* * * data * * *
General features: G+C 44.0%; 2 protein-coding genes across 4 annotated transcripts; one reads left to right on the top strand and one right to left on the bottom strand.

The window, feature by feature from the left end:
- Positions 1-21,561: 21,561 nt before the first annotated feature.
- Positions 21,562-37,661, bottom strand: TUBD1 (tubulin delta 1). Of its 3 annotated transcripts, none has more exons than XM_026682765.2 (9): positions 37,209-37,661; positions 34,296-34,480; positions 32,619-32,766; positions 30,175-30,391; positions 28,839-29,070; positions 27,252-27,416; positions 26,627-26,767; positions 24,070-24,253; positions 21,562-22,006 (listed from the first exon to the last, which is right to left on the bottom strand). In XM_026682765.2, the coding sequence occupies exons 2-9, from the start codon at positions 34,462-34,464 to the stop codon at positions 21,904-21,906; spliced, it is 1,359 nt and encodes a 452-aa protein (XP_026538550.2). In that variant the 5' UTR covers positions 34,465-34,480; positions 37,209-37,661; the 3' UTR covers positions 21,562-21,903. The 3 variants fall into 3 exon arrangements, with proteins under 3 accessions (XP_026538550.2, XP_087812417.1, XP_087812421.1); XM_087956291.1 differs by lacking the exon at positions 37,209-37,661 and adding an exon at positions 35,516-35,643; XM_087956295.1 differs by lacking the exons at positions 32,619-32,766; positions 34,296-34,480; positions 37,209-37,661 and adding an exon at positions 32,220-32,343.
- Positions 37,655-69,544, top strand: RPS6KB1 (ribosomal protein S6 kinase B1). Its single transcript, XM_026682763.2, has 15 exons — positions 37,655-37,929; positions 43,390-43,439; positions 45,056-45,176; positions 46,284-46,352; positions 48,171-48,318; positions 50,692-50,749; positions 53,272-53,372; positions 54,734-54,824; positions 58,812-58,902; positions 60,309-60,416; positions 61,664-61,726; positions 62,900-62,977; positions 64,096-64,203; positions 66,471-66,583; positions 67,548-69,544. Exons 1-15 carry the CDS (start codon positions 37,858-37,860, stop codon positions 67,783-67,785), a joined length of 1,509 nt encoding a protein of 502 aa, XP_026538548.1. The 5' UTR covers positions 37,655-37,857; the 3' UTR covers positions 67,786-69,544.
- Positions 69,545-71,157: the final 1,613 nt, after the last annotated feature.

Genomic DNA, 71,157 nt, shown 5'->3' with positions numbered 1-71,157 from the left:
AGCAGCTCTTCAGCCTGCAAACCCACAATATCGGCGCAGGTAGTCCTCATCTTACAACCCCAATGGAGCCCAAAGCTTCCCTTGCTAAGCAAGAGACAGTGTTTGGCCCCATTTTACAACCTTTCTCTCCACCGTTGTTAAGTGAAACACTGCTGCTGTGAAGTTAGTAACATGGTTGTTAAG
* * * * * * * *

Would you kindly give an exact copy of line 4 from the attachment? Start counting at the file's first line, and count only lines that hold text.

- Positions 21,562-37,661, bottom strand: TUBD1 (tubulin delta 1). Of its 3 annotated transcripts, none has more exons than XM_026682765.2 (9): positions 37,209-37,661; positions 34,296-34,480; positions 32,619-32,766; positions 30,175-30,391; positions 28,839-29,070; positions 27,252-27,416; positions 26,627-26,767; positions 24,070-24,253; positions 21,562-22,006 (listed from the first exon to the last, which is right to left on the bottom strand). In XM_026682765.2, the coding sequence occupies exons 2-9, from the start codon at positions 34,462-34,464 to the stop codon at positions 21,904-21,906; spliced, it is 1,359 nt and encodes a 452-aa protein (XP_026538550.2). In that variant the 5' UTR covers positions 34,465-34,480; positions 37,209-37,661; the 3' UTR covers positions 21,562-21,903. The 3 variants fall into 3 exon arrangements, with proteins under 3 accessions (XP_026538550.2, XP_087812417.1, XP_087812421.1); XM_087956291.1 differs by lacking the exon at positions 37,209-37,661 and adding an exon at positions 35,516-35,643; XM_087956295.1 differs by lacking the exons at positions 32,619-32,766; positions 34,296-34,480; positions 37,209-37,661 and adding an exon at positions 32,220-32,343.